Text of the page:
“But some have raised eyebrows, questioning whether the levels of violence in the book, which features duels to the death between teenagers, makes for appropriate study material” (Teenage US Bestseller Scores As School Text, Amelia Teng).
Imagine the reaction of these concerned parents who have questioned the levels of violence in Suzanne Collins’s “The Hunger Games” – chosen by the Singapore Chinese Girls’ School (SCGS) as a literature text for its secondary two students (ST, Feb. 22) – when they realise that William Golding’s “Lord of the Flies” has been read in classes across the island, even when I was a secondary two student back in 2005. Raised eyebrows over duels to the death between teenagers in “The Hunger Games”? How about battle, torture, and death between schoolboys who have survived a plane crash on a remote island in the “Lord of the Flies”?
And what will they make of the other dystopian texts which could be used by some schools – Anthony Burgess’s “A Clockwork Orange” and George Orwell’s “Nineteen Eighty-Four” for instance – featuring scenes of violence or sexual intercourse? In fact the other text that these SCGS students will be reading, the William Shakespeare classic “The Merchant of Venice”, is no less controversial. There are longstanding controversies over the portrayal of the play’s antagonist Shylock, a Jewish usurer, with the perception of anti-Semitism and how the play might have been historically used to perpetuate stereotypes.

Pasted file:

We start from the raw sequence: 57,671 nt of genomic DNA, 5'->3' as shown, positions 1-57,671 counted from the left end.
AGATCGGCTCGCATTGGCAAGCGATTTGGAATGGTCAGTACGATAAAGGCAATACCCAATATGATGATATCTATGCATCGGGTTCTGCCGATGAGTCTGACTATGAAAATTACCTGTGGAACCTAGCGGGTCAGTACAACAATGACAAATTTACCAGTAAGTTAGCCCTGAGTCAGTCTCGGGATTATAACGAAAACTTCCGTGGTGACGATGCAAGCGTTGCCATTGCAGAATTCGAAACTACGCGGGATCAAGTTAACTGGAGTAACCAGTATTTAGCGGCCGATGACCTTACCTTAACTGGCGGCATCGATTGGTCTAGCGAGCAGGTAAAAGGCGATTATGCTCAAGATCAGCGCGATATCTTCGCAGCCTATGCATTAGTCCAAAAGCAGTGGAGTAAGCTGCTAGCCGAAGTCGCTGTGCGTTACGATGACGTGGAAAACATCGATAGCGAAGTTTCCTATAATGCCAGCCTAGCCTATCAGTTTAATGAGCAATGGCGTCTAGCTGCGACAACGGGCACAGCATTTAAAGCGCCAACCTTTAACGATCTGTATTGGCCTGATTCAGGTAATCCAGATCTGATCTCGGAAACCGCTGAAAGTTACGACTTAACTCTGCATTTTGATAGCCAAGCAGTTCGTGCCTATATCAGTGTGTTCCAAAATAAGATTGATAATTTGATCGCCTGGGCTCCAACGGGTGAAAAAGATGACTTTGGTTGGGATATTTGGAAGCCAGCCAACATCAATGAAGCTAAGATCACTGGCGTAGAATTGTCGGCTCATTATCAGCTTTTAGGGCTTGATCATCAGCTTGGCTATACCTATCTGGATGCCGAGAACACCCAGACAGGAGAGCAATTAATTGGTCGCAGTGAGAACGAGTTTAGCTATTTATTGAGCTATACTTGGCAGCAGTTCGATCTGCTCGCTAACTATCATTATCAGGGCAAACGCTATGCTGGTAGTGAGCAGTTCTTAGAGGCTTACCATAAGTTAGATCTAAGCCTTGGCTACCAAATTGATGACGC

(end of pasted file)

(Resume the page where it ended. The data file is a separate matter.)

The underlying socio-political commentary notwithstanding, one could dispute the literary value of “The Hunger Games” vis-à-vis the classics. There are perhaps even more deserving contemporary books which feature equally meaningful themes. Yet dismissing the series because of the “gory descriptions of children killing children mercilessly to save themselves” underestimates the ability of young readers to reason, as well as the ability of teachers to suss out and communicate relevant themes. Every academic and educator came to same, reasonable conclusion that “it boils down to how the book is taught”.
Amidst the perceived brouhaha, wherein only one contrarian perspective was quoted, the broader intent of getting more students interested in the subject of Literature through more modern and accessible texts might have been overshadowed.
Slippery slope arguments that schools will now be encouraged to use any and all books – with some even raising E.L. James’s “Fifty Shades of Grey” as a ludicrous example – hardly hold. SCGS, as with many schools which have chosen books which are not on the Ministry of Education list for the lower secondary level, has substantiated its selection adequately, and hopefully the texts will have more students enthused in the year ahead.
A version of this article was published in The Straits Times.